American Bird Conservancy (ABC), a leading U.S. bird conservation group, has identified numerous concerns in a letter to federal officials in connection with the proposed wind power development on the Chesapeake Bay—an important breeding and foraging habitat for birds such as Bald Eagles and waterfowl—that may feature around two dozen 600-foot tall wind turbines with blade sweeps longer than a football field.
The concerns were submitted by ABC to the U.S. Fish and Wildlife Service (FWS) as part of a formal planning process for the Great Bay Wind Energy Project that would be located in Somerset, Md., near the shores of the Chesapeake Bay. This phase of the planning process is designed to identify or scope out issues associated with the project.
It is estimated that there are at least 30 breeding pairs of Bald Eagles within 10 miles of the project, potentially placing many breeding birds in jeopardy. Preliminary assessments indicate that this project is expected to kill 20 eagles per year. While the FWS considers whether or not a permit will be issued authorizing the killing of our national symbol or any other protected bird, Dr. Michael Hutchins, National Coordinator of ABC’s Bird Smart Wind Energy Campaign, says: “The developer and FWS should disclose and evaluate any proposed mitigation measures designed to minimize bird fatalities.”
“Any eagle fatality is a violation of the Bald and Golden Eagle Protection Act (BGEPA),” Hutchins continues. “ABC is particularly concerned about the potential long-term impact of this facility on the Bald Eagle population in the Chesapeake Bay. Consequently, we will be looking very closely at the scientific basis for the modeling of estimated eagle fatalities and population impacts presented in the draft Environmental Assessment.”
Hutchins cautions that, “While the population (of Bald Eagles) has expanded in recent years … this could change quickly with the right combination of negative anthropogenic factors, including wind energy development.”
The project’s requisite Eagle Conservation Plans should, according to ABC, identify effective methods of mitigating those impacts, not just at the turbines themselves, but also at the associated transmission lines and other infrastructure, such as roads. This could include lighting, habitat management, seasonal or temporary shutdowns, radar monitoring, micro-siting of turbines, and other proven practices to help minimize bird (and bat) fatalities. Micro-siting is positioning the turbine array within the site to reduce bird strikes.
ABC supports the development of clean, renewable sources of energy such as wind power, but also believes that it must be done responsibly and with minimal impact on public trust resources, including native species of birds and bats, and particularly threatened, endangered, and protected species. ABC is a national leader on Bird Smart Wind Energy, which requires careful wind generation siting to prevent unintended impacts to native bird species, appropriate mitigation measures to reduce impacts, and reasonable compensation for those impacts that do occur.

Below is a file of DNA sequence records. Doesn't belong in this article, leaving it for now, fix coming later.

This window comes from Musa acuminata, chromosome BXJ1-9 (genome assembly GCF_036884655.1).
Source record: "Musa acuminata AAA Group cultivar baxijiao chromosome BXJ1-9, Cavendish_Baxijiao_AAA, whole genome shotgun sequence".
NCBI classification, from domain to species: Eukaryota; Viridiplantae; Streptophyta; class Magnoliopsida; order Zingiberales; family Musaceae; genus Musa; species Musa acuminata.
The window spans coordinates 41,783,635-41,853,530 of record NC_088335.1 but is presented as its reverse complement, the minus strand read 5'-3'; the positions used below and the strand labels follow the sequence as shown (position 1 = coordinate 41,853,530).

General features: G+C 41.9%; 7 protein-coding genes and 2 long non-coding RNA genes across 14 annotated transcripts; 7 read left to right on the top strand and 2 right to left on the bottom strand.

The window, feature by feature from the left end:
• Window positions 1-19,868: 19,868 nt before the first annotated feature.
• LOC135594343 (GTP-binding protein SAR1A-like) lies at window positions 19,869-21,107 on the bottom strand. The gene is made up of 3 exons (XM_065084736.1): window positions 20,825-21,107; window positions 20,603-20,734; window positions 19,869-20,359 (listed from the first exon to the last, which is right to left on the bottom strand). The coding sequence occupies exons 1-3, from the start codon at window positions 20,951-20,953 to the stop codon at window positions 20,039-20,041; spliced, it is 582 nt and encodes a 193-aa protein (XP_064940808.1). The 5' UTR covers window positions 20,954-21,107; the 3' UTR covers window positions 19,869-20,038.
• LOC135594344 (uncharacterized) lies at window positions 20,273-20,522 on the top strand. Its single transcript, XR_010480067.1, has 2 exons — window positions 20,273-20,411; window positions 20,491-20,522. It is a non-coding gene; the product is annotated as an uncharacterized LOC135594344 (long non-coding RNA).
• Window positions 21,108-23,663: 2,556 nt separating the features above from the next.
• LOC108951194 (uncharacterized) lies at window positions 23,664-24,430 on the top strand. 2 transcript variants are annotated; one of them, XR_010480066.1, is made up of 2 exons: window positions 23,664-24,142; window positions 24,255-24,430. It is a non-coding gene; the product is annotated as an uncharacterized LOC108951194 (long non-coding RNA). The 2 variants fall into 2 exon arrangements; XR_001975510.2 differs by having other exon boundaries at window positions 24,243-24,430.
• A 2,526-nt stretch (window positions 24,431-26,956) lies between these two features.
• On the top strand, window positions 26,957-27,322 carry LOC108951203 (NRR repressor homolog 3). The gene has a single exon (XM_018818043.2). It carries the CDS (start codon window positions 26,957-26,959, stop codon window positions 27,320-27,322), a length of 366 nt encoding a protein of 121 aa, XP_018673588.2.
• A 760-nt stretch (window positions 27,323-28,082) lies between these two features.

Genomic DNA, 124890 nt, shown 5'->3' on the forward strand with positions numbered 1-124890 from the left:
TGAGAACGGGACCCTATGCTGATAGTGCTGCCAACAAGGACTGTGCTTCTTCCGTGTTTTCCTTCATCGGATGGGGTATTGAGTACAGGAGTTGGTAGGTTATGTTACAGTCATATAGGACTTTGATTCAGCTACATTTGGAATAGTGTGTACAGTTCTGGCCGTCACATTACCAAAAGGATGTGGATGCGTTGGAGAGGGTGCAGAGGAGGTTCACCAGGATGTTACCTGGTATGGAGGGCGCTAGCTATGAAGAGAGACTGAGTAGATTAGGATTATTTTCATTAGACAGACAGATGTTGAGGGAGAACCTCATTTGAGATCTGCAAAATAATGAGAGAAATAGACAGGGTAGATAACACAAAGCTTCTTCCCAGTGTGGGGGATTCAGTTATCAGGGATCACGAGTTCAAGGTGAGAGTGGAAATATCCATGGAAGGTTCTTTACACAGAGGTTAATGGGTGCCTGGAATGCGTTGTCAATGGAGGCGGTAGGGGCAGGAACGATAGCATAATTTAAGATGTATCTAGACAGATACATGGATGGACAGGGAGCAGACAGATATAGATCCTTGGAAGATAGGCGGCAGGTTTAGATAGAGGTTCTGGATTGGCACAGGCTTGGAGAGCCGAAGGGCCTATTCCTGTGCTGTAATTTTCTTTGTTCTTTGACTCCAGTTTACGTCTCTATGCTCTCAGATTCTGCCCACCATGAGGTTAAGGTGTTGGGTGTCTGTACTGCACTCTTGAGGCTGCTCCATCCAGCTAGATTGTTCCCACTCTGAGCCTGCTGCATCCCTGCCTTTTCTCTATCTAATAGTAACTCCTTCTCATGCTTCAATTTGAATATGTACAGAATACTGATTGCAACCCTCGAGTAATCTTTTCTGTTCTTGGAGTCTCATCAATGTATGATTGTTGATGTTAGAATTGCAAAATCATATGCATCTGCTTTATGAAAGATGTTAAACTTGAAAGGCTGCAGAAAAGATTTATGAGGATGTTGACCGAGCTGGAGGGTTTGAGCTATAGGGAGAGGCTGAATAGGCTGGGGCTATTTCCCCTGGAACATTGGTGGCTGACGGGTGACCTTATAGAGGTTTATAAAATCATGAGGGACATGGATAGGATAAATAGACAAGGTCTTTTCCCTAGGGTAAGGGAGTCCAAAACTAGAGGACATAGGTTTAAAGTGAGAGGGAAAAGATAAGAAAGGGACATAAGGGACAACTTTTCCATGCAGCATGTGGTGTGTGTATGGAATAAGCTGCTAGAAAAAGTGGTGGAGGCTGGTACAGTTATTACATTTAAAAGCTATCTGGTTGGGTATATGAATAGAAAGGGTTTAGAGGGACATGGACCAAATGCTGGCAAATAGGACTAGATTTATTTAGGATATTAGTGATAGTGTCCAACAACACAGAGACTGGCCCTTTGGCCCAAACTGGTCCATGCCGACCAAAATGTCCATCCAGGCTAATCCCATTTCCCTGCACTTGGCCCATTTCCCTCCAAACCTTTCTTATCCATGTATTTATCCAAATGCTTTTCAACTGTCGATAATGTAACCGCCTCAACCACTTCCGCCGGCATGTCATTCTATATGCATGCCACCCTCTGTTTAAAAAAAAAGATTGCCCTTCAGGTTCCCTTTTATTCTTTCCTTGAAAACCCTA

ABC’s comments also alert FWS to a recent peer-reviewed study, which showed that the risks posed to birds by the taller, monopole turbines likely to be used at this project pose a greater threat compared to smaller turbines used elsewhere.
ABC also asked that the project’s Environmental Assessment include sections assessing the potential impact on any species protected by the Endangered Species Act and Migratory Bird Treaty Act. This would include extensive surveys, literature reviews, and other information intended to identify any risks to protected species. Any risk to such species would likely trigger the need for a more detailed Environmental Impact Statement as required under the National Environmental Policy Act.
ABC calls for the development of sufficient survey and range information on any listed threatened, endangered, or protected species, including an assessment of the species’ movements through the area during migration and any major nesting, roosting, or foraging sites. This should be complemented by radar data or other data that could assist in risk assessment.
In assessing risk to wildlife, ABC says that it will be important to consider the project’s proximity to sensitive wildlife habitats, such as wetlands and wildlife refuges. ABC has developed a map for wind developers to use as a siting tool. More specifically, this map identifies important bird conservation areas that should be avoided by wind energy developers. Most of Somerset County is colored orange on this map, indicating the need for extreme caution given the potential impact on birds, including the Saltmarsh Sparrow, which is listed as a Vulnerable species by the IUCN Red List.
They also call for a range of project action alternatives that will minimize impact on birds, bats, and other wildlife and their habitats, including, but not limited to, the number and size of turbines, as well as a reasonable range of siting and array alternatives.
Finally, ABC asks for an effective system of post-construction monitoring of bird (and bat) fatalities to be put in place as a condition of approval. Such evaluations should be conducted by a credible independent contractor with relevant expertise and not by the developer themselves, as this would be a conflict of interest.
This article was first published by American Bird Conservancy (ABC), a 501(c)(3) not-for-profit membership organization whose mission is to conserve native birds and their habitats throughout the Americas. ABC acts by safeguarding the rarest species, conserving and restoring habitats, and reducing threats, while building capacity in the bird conservation movement.